The Game must now pay $7.1 million in damages to a reality dating show contestant after a jury found him liable for sexual battery in connection with an off-camera date.
According to THR, an Illinois federal appeals court on Thursday found the rapper doesn’t deserve a new trial.
Here’s the background of the legal drama:
The rapper, whose legal name is Jayceon Taylor, starred in VH1’s Bachelor-esque series She’s Got Game. While filming in Chicago in 2015, Taylor took Priscilla Rainey on a date to a sports bar. It wasn’t filmed, and she says he sexually assaulted her by repeatedly lifting her skirt and groping her while others in the bar watched.
Rainey confronted him about it on camera (on a tour bus in front of other contestants) and in August 2015 sued for sexual battery.
But the rapper did not take the lawsuit seriously.
In his statement, Circuit Judge TK Sykes said: “He evaded process, trolled Rainey on social media, dodged a settlement conference, and did not bother to show up at trial. His attorney asked for a continuance, but the judge denied that request, dismissing Taylor’s proffered excuse as an elaborate ruse.”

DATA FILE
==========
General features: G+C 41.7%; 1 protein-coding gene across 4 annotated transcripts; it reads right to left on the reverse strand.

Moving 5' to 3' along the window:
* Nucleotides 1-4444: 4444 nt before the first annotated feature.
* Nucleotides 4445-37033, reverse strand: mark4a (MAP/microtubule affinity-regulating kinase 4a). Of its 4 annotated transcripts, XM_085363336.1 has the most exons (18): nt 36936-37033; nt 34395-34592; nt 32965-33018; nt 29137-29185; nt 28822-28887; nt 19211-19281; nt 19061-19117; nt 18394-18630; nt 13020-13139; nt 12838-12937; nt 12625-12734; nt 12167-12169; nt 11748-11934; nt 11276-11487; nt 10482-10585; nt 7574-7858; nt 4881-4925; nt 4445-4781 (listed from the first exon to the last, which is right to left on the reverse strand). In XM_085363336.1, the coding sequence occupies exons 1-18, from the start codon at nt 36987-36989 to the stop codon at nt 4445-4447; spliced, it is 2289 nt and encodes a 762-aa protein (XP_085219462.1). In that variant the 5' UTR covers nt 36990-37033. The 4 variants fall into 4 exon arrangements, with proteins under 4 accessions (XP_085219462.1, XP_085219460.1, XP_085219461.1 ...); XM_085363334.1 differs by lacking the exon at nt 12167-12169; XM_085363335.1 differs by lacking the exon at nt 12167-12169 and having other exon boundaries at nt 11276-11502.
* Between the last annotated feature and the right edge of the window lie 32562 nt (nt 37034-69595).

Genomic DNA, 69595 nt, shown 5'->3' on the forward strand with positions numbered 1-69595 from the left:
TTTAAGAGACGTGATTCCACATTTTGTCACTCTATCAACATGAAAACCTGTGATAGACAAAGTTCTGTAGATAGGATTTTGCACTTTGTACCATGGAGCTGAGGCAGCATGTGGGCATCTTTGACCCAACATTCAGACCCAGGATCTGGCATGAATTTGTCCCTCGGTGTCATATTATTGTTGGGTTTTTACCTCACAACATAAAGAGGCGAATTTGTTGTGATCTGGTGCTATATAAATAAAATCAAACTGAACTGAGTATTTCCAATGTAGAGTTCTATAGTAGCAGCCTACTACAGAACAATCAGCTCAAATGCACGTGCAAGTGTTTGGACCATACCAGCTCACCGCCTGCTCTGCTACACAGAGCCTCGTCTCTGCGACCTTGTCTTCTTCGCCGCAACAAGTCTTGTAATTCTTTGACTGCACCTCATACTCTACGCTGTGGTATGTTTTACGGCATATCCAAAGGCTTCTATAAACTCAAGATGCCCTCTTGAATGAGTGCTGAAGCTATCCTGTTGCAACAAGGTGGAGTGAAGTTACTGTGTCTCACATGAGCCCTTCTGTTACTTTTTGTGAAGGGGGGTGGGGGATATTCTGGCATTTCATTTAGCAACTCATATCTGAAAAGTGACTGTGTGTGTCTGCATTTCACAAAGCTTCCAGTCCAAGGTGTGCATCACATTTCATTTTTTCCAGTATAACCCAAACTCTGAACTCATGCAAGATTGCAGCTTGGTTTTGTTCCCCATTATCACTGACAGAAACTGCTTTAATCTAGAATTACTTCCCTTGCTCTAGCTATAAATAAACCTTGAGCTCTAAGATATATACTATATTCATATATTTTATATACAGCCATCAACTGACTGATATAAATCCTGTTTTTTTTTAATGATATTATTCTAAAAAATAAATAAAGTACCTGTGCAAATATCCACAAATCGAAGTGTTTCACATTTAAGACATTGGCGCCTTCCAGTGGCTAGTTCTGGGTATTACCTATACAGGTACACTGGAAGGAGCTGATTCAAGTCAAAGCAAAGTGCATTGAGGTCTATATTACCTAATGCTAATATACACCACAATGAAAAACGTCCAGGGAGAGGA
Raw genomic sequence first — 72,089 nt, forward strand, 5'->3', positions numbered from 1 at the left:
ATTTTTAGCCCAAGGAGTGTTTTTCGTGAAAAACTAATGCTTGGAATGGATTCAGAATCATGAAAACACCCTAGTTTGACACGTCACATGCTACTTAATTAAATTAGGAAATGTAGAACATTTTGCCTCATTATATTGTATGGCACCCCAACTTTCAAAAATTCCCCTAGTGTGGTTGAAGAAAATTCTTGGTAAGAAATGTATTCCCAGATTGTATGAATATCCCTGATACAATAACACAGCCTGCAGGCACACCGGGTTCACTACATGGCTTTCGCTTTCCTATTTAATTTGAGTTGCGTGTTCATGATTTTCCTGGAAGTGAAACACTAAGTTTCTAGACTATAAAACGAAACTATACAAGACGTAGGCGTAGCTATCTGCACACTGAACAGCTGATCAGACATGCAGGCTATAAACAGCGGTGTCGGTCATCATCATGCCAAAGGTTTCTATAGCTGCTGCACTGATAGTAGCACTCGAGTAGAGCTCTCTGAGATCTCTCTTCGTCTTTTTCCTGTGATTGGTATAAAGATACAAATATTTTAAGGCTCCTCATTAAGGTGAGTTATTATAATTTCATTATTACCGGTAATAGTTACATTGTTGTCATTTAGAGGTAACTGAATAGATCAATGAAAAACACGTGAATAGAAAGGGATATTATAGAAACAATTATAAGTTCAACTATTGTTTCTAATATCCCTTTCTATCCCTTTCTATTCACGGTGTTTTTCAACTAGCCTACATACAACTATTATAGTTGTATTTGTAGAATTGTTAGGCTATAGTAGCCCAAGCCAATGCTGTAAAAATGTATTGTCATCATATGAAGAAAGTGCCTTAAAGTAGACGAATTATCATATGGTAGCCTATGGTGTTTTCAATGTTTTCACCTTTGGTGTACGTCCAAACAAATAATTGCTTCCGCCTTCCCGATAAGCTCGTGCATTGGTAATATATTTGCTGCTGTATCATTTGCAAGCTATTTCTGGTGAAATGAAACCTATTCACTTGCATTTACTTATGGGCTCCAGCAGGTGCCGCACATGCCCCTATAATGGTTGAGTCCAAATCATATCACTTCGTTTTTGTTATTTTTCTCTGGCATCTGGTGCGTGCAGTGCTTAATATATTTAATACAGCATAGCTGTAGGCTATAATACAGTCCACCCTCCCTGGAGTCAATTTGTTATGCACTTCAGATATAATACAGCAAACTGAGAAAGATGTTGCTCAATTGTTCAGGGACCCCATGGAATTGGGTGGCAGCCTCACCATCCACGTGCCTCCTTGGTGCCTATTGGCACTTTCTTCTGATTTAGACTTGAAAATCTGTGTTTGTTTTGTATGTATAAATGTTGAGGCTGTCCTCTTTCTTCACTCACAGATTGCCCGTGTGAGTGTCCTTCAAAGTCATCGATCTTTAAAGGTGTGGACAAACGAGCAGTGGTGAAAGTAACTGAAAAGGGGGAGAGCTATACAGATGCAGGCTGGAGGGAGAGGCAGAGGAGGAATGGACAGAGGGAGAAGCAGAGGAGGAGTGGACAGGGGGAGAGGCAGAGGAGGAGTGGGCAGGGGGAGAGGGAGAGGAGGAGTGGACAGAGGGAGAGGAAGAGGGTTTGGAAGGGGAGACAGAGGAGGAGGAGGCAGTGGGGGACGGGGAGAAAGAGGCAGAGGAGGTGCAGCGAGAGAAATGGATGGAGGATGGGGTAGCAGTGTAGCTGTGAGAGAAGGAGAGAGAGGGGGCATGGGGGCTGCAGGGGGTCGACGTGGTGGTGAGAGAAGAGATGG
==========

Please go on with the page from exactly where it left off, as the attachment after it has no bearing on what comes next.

So, in November 2016 the jury awarded Rainey $1.13 million in compensatory damages and another $6 million in punitive damages. Which prompted the rapper to move for a new trial. But U.S. District Judge Gary Feinerman denied the motions and the rapper appealed. (He also unsuccessfully sued Viacom alleging the network failed to adequately background check Rainey before casting her.)
Well, on Thursday, the 7th Circuit Court of Appeals on Thursday affirmed the district court’s rulings, noting that Feinerman was justified in his skepticism of Taylor’s reason for missing trial (a purported emergency dental procedure).
“The judge carefully considered the entire record and made a reasonable judgment that Taylor was unjustifiably absent,” writes Sykes, also backing Tk’s decision on the missing witness instruction. “Taylor was in complete control of his own appearance at trial. His choice to stay away for the duration of the trial carried consequences, one of which was the likelihood that the judge would give a missing-witness instruction. The judge was on solid ground in giving this instruction.”
The panel also found the tour bus video was not only relevant to Rainey’s testimony that Taylor assaulted her, but also as impeachment evidence because Taylor denied in his deposition that she ever confronted him.
Finally, the 7th Circuit found the damages awarded to Rainey to be reasonable and affirmed Feinerman’s decision to let the jury’s award stand.
“The jury’s $1.13 million award represents a fair and reasonable compensation for this intentional tort; it also finds adequate support in the facts established at trial,” writes Sykes.”[T]he truly egregious nature of Taylor’s conduct supports the size of this punitive award even with the significant compensatory award. The sheer maliciousness of the tort is extreme. And the public humiliation of this assault, combined with Taylor’s post-assault insults and threats, warrant a substantial punitive award.”